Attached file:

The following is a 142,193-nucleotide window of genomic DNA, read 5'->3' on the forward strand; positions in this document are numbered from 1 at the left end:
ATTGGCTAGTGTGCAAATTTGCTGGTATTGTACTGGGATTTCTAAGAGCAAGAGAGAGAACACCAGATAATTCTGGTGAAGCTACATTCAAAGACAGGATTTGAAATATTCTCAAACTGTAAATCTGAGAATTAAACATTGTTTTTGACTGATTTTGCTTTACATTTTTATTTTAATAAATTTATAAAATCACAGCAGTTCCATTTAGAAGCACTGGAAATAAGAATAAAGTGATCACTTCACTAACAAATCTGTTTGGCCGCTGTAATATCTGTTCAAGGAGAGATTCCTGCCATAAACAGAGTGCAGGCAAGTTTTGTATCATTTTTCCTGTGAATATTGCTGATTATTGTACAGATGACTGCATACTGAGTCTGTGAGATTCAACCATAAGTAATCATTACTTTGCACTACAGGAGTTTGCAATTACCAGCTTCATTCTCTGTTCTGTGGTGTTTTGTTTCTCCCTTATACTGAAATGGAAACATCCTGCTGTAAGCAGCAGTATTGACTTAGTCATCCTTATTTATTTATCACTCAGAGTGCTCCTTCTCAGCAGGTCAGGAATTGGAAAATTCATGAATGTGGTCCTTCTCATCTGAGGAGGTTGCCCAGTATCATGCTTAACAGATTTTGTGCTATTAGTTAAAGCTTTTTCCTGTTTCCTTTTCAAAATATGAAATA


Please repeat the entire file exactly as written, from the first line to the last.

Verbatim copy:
The following is a 142,193-nucleotide window of genomic DNA, read 5'->3' on the forward strand; positions in this document are numbered from 1 at the left end:
ATTGGCTAGTGTGCAAATTTGCTGGTATTGTACTGGGATTTCTAAGAGCAAGAGAGAGAACACCAGATAATTCTGGTGAAGCTACATTCAAAGACAGGATTTGAAATATTCTCAAACTGTAAATCTGAGAATTAAACATTGTTTTTGACTGATTTTGCTTTACATTTTTATTTTAATAAATTTATAAAATCACAGCAGTTCCATTTAGAAGCACTGGAAATAAGAATAAAGTGATCACTTCACTAACAAATCTGTTTGGCCGCTGTAATATCTGTTCAAGGAGAGATTCCTGCCATAAACAGAGTGCAGGCAAGTTTTGTATCATTTTTCCTGTGAATATTGCTGATTATTGTACAGATGACTGCATACTGAGTCTGTGAGATTCAACCATAAGTAATCATTACTTTGCACTACAGGAGTTTGCAATTACCAGCTTCATTCTCTGTTCTGTGGTGTTTTGTTTCTCCCTTATACTGAAATGGAAACATCCTGCTGTAAGCAGCAGTATTGACTTAGTCATCCTTATTTATTTATCACTCAGAGTGCTCCTTCTCAGCAGGTCAGGAATTGGAAAATTCATGAATGTGGTCCTTCTCATCTGAGGAGGTTGCCCAGTATCATGCTTAACAGATTTTGTGCTATTAGTTAAAGCTTTTTCCTGTTTCCTTTTCAAAATATGAAATA